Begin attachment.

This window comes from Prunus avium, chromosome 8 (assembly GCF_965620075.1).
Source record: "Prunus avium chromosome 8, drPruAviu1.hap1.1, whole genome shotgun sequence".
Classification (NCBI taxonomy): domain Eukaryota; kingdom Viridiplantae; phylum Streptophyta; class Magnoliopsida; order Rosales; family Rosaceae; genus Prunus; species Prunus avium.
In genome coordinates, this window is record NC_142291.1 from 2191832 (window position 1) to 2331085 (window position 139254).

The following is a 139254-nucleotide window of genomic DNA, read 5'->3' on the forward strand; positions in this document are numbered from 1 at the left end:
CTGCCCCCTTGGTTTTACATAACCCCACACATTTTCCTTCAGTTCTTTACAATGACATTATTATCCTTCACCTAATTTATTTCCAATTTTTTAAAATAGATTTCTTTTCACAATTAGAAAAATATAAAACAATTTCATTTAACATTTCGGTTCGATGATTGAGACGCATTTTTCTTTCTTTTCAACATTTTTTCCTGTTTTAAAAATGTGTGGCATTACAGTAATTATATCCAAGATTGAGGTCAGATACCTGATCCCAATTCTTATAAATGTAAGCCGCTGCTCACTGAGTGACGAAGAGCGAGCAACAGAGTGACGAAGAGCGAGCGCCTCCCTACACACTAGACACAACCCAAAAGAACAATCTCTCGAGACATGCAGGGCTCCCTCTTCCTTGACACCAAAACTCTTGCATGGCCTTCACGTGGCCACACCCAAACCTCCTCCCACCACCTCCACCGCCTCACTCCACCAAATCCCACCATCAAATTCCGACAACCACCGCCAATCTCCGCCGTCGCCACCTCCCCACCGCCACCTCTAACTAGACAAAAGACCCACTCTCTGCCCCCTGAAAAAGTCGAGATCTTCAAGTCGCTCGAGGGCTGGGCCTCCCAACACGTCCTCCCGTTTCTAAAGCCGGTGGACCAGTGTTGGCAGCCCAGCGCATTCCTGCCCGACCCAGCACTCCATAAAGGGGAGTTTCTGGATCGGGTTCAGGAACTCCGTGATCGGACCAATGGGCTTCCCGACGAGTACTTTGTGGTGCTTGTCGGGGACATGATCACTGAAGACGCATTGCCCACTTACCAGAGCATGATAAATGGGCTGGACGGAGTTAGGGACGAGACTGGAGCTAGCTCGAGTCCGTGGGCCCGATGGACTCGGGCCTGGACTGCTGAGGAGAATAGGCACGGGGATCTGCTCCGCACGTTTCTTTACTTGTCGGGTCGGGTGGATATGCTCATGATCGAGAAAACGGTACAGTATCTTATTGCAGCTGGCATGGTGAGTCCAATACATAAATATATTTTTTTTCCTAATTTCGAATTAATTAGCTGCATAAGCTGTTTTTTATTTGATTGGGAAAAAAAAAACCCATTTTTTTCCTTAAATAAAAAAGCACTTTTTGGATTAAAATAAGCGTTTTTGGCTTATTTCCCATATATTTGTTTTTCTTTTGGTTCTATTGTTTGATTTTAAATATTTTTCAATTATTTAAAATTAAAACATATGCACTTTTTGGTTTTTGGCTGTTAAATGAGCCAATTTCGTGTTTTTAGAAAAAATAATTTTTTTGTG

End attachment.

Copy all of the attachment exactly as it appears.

This window comes from Prunus avium, chromosome 8 (assembly GCF_965620075.1).
Source record: "Prunus avium chromosome 8, drPruAviu1.hap1.1, whole genome shotgun sequence".
Classification (NCBI taxonomy): domain Eukaryota; kingdom Viridiplantae; phylum Streptophyta; class Magnoliopsida; order Rosales; family Rosaceae; genus Prunus; species Prunus avium.
In genome coordinates, this window is record NC_142291.1 from 2191832 (window position 1) to 2331085 (window position 139254).

The following is a 139254-nucleotide window of genomic DNA, read 5'->3' on the forward strand; positions in this document are numbered from 1 at the left end:
CTGCCCCCTTGGTTTTACATAACCCCACACATTTTCCTTCAGTTCTTTACAATGACATTATTATCCTTCACCTAATTTATTTCCAATTTTTTAAAATAGATTTCTTTTCACAATTAGAAAAATATAAAACAATTTCATTTAACATTTCGGTTCGATGATTGAGACGCATTTTTCTTTCTTTTCAACATTTTTTCCTGTTTTAAAAATGTGTGGCATTACAGTAATTATATCCAAGATTGAGGTCAGATACCTGATCCCAATTCTTATAAATGTAAGCCGCTGCTCACTGAGTGACGAAGAGCGAGCAACAGAGTGACGAAGAGCGAGCGCCTCCCTACACACTAGACACAACCCAAAAGAACAATCTCTCGAGACATGCAGGGCTCCCTCTTCCTTGACACCAAAACTCTTGCATGGCCTTCACGTGGCCACACCCAAACCTCCTCCCACCACCTCCACCGCCTCACTCCACCAAATCCCACCATCAAATTCCGACAACCACCGCCAATCTCCGCCGTCGCCACCTCCCCACCGCCACCTCTAACTAGACAAAAGACCCACTCTCTGCCCCCTGAAAAAGTCGAGATCTTCAAGTCGCTCGAGGGCTGGGCCTCCCAACACGTCCTCCCGTTTCTAAAGCCGGTGGACCAGTGTTGGCAGCCCAGCGCATTCCTGCCCGACCCAGCACTCCATAAAGGGGAGTTTCTGGATCGGGTTCAGGAACTCCGTGATCGGACCAATGGGCTTCCCGACGAGTACTTTGTGGTGCTTGTCGGGGACATGATCACTGAAGACGCATTGCCCACTTACCAGAGCATGATAAATGGGCTGGACGGAGTTAGGGACGAGACTGGAGCTAGCTCGAGTCCGTGGGCCCGATGGACTCGGGCCTGGACTGCTGAGGAGAATAGGCACGGGGATCTGCTCCGCACGTTTCTTTACTTGTCGGGTCGGGTGGATATGCTCATGATCGAGAAAACGGTACAGTATCTTATTGCAGCTGGCATGGTGAGTCCAATACATAAATATATTTTTTTTCCTAATTTCGAATTAATTAGCTGCATAAGCTGTTTTTTATTTGATTGGGAAAAAAAAAACCCATTTTTTTCCTTAAATAAAAAAGCACTTTTTGGATTAAAATAAGCGTTTTTGGCTTATTTCCCATATATTTGTTTTTCTTTTGGTTCTATTGTTTGATTTTAAATATTTTTCAATTATTTAAAATTAAAACATATGCACTTTTTGGTTTTTGGCTGTTAAATGAGCCAATTTCGTGTTTTTAGAAAAAATAATTTTTTTGTG